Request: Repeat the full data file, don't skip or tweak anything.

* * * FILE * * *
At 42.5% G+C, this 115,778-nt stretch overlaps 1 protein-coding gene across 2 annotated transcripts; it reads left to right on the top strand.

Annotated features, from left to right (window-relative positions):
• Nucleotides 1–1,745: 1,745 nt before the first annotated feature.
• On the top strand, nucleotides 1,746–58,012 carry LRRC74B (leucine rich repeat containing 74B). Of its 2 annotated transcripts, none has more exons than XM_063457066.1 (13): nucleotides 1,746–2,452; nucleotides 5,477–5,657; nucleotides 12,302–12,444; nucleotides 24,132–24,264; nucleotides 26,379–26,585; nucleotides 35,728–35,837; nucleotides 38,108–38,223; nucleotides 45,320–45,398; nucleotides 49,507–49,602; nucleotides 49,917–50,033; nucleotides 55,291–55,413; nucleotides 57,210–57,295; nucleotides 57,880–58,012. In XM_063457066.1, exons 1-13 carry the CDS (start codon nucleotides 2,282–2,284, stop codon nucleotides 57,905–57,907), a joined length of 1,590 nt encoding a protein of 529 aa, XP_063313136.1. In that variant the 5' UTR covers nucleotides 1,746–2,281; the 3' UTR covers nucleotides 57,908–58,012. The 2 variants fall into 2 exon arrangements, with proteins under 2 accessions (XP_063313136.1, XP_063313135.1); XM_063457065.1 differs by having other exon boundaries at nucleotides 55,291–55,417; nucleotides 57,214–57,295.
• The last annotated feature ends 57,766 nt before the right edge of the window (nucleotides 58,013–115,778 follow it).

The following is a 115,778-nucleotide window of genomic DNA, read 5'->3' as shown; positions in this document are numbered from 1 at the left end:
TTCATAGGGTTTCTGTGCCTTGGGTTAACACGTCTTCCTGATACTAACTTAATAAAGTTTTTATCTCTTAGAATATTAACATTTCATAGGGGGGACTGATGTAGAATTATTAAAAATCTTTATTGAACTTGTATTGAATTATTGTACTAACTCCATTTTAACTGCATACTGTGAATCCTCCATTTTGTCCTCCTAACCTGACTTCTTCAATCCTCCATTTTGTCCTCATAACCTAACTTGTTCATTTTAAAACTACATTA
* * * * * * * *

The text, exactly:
At 42.5% G+C, this 115,778-nt stretch overlaps 1 protein-coding gene across 2 annotated transcripts; it reads left to right on the top strand.

Annotated features, from left to right (window-relative positions):
• Nucleotides 1–1,745: 1,745 nt before the first annotated feature.
• On the top strand, nucleotides 1,746–58,012 carry LRRC74B (leucine rich repeat containing 74B). Of its 2 annotated transcripts, none has more exons than XM_063457066.1 (13): nucleotides 1,746–2,452; nucleotides 5,477–5,657; nucleotides 12,302–12,444; nucleotides 24,132–24,264; nucleotides 26,379–26,585; nucleotides 35,728–35,837; nucleotides 38,108–38,223; nucleotides 45,320–45,398; nucleotides 49,507–49,602; nucleotides 49,917–50,033; nucleotides 55,291–55,413; nucleotides 57,210–57,295; nucleotides 57,880–58,012. In XM_063457066.1, exons 1-13 carry the CDS (start codon nucleotides 2,282–2,284, stop codon nucleotides 57,905–57,907), a joined length of 1,590 nt encoding a protein of 529 aa, XP_063313136.1. In that variant the 5' UTR covers nucleotides 1,746–2,281; the 3' UTR covers nucleotides 57,908–58,012. The 2 variants fall into 2 exon arrangements, with proteins under 2 accessions (XP_063313136.1, XP_063313135.1); XM_063457065.1 differs by having other exon boundaries at nucleotides 55,291–55,417; nucleotides 57,214–57,295.
• The last annotated feature ends 57,766 nt before the right edge of the window (nucleotides 58,013–115,778 follow it).

The following is a 115,778-nucleotide window of genomic DNA, read 5'->3' as shown; positions in this document are numbered from 1 at the left end:
TTCATAGGGTTTCTGTGCCTTGGGTTAACACGTCTTCCTGATACTAACTTAATAAAGTTTTTATCTCTTAGAATATTAACATTTCATAGGGGGGACTGATGTAGAATTATTAAAAATCTTTATTGAACTTGTATTGAATTATTGTACTAACTCCATTTTAACTGCATACTGTGAATCCTCCATTTTGTCCTCCTAACCTGACTTCTTCAATCCTCCATTTTGTCCTCATAACCTAACTTGTTCATTTTAAAACTACATTA